The Resurrection as the ‘First Fruits’

The first letter of St. Paul to the members of the Church in Corinth includes a harsh correction. The apostle had learned that there were among them those who did not believe in the resurrection of the body. Paul’s response provides a theological perspective of Christ’s own bodily resurrection and the five consequences had it not taken place:

But if Christ is preached as raised from the dead, how can some among you say there is no resurrection of the dead? If there is no resurrection of the dead, then neither has Christ been raised. And if Christ has not been raised, then empty [too] is our preaching; empty, too, your faith. Then we are also false witnesses to God, because we testified against God that he raised Christ, whom he did not raise if in fact the dead are not raised. For if the dead are not raised, neither has Christ been raised, and if Christ has not been raised, your faith is vain; you are still in your sins. Then those who have fallen asleep in Christ have perished. If for this life only we have hoped in Christ, we are the most pitiable people of all (1 Corinthians 12-19).

Paul is saying that if there was no possibility of the resurrection, then Christ was not raised and the Corinthians must adhere to the logical consequences that follow:

  1. Preaching is a waste of time and we are false prophets.
  2. Our faith is misguided.
  3. We were never forgiven for our sins.
  4. Souls of Christians who have died have perished.
  5. Christian believers are to be pitied above all others.

Since we do not deny the resurrection we can reverse Paul’s five negative assertions into positive affirmations about Christ’s victory over death.


When asked the question of why he was so convinced Europe would once again return to Christianity, the late Otto von Habsburg (1912-2011) answered simply, “Because we have the truth”. He was a member of the European Parliament and envisioned its return to Christendom. Jesus Himself taught,

 “I am the way and the truth and the life. No one comes to the Father except through me” (John 14:6).

There is no other source of religious truth but the Catholic Church. It’s one thing for members of different religions to engage in dialogue as a means of promoting peace, but quite another to disregard their disparate and competing claims to the truth and declare them equally valid. It’s intellectual anarchy.


The foundation of the Christian life if faith, trusting in the providence of God in all circumstances; it is a gift:

I have been crucified with Christ; yet I live, no longer I, but Christ lives in me; insofar as I now live in the flesh, I live by faith in the Son of God who has loved me and given himself up for me (Galatians 2:19b-20).


The resurrection of Jesus completed the work of our justification, the obliteration of our sins through sanctifying grace:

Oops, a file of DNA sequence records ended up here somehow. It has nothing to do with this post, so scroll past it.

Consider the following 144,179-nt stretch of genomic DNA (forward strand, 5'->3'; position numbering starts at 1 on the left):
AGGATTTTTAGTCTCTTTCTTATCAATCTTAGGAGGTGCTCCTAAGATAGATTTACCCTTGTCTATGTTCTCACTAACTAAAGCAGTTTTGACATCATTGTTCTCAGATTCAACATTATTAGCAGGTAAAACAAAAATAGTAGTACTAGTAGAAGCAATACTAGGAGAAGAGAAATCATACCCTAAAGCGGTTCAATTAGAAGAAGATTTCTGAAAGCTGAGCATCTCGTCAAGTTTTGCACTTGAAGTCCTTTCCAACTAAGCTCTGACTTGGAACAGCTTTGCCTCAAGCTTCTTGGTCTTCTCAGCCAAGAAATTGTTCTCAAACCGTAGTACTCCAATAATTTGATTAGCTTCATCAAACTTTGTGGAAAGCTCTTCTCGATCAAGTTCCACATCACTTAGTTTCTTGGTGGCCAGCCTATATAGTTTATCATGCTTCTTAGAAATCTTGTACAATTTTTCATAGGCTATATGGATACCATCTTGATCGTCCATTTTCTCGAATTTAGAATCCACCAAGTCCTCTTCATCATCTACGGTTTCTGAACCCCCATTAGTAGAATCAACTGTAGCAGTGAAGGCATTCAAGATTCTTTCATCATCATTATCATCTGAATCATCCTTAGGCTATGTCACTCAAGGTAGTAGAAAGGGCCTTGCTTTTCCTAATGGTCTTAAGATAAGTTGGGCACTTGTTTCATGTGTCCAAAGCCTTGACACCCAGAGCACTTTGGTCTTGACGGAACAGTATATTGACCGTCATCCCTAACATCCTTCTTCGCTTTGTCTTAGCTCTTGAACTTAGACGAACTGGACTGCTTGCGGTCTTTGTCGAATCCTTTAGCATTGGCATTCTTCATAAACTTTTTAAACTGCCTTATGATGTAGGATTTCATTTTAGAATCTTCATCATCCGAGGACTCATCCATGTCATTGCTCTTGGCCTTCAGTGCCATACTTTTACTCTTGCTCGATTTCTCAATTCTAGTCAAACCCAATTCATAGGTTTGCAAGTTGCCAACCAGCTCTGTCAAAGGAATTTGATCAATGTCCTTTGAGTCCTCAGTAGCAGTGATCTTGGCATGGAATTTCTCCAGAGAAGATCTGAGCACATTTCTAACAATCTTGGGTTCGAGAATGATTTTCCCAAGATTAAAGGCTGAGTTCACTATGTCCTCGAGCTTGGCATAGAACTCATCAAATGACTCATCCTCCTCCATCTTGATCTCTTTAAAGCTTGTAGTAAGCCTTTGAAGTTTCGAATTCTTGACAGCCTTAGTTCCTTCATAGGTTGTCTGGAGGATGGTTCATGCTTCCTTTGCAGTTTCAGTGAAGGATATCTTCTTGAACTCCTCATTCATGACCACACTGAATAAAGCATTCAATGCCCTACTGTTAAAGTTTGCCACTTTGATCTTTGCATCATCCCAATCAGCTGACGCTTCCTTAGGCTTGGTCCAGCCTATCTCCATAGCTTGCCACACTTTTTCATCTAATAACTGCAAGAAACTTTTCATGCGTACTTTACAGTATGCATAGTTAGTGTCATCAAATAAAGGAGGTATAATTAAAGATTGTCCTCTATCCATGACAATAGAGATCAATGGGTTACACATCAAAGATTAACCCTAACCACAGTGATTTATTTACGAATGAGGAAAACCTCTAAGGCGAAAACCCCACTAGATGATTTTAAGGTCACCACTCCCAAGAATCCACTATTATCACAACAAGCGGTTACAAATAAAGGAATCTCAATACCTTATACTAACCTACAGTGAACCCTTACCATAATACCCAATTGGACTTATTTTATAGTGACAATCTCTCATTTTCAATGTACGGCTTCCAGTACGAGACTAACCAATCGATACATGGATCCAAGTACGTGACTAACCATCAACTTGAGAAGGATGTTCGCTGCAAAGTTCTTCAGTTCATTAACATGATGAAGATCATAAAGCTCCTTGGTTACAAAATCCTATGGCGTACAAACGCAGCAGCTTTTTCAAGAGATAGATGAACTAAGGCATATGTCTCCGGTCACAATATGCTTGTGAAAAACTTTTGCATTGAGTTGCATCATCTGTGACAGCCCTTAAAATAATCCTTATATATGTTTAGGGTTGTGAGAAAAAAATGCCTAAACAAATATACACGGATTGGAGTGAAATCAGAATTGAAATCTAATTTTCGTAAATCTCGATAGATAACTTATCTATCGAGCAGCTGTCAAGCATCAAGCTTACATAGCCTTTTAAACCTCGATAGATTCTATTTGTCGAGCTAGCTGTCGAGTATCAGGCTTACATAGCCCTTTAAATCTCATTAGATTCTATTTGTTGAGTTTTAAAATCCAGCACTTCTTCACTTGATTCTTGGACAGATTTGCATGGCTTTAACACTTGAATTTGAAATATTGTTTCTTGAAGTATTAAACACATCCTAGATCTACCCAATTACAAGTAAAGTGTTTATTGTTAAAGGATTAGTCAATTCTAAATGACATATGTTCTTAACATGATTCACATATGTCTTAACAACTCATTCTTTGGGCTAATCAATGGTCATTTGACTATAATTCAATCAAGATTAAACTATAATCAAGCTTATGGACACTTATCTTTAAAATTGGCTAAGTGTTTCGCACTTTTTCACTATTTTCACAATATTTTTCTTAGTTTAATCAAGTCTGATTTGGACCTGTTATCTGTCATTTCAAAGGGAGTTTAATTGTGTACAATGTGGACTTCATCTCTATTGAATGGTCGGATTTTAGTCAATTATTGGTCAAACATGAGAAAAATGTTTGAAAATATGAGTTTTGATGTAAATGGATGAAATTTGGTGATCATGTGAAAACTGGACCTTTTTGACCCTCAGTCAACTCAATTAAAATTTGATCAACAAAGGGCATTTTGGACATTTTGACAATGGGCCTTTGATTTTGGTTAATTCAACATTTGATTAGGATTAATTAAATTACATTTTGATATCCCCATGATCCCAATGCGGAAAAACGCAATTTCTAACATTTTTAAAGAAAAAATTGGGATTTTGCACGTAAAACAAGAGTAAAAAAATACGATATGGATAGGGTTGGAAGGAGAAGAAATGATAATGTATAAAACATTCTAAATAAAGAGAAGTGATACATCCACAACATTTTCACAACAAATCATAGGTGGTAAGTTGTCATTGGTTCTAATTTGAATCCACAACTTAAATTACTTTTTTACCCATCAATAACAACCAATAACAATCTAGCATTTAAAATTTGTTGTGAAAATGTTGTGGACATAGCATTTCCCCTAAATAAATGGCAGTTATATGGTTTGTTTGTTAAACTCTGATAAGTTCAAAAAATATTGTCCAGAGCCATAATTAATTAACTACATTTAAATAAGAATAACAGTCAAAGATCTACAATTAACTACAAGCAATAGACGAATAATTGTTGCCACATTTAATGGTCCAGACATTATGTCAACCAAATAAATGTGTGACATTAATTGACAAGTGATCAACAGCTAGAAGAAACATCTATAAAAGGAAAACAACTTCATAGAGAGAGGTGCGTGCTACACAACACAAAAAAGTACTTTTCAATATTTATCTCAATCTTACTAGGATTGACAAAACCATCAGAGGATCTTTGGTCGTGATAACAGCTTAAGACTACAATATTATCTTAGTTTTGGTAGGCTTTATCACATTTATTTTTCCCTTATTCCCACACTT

…[Jesus] was handed over for our transgressions and was raised for our justification (Romans 4:25).

The Catechism explains that this is accomplished by the Holy Spirit:

The grace of the Holy Spirit confers upon us the righteousness of God. Uniting us by faith and Baptism to the Passion and Resurrection of Christ, the Spirit makes us sharers in his life (CCC 2017).

The Dead in Christ are Alive

One of the many beautiful doctrines of the Church is the Communion of Saints, including those who have died as well as the living. This allows for their intercession on our behalf or for those in purgatory. The Catholic Encyclopedia (1908) defines it as follows:

The communion of saints is the spiritual solidarity which binds together the faithful on earth, the souls in purgatory, and the saints in heaven in the organic unity of the same mystical body under Christ its head, and in a constant interchange of supernatural offices.

Catholics assume a Christian name at confirmation, someone who is in Heaven with God, a real person to whom we can ask for intercessory prayers.

Christians are Blessed

Paul’s letter to the Corinthian Church quoted at the beginning of this article continues:

But now Christ has been raised from the dead, the firstfruits of those who have fallen asleep. For since death came through a human being, the resurrection of the dead came also through a human being. For just as in Adam all die, so too in Christ shall all be brought to life, but each one in proper order: Christ the firstfruits; then, at his coming, those who belong to Christ; then comes the end… (1Cor. 15:20-24).

Firstfruits is a reference to the Hebrew festival known as Shavuot, the Feast of Weeks, an agricultural event in which the first yield of the harvest is presented to the temple. Jesus was the first to be resurrected, and we will follow as long as we “belong” to Him.


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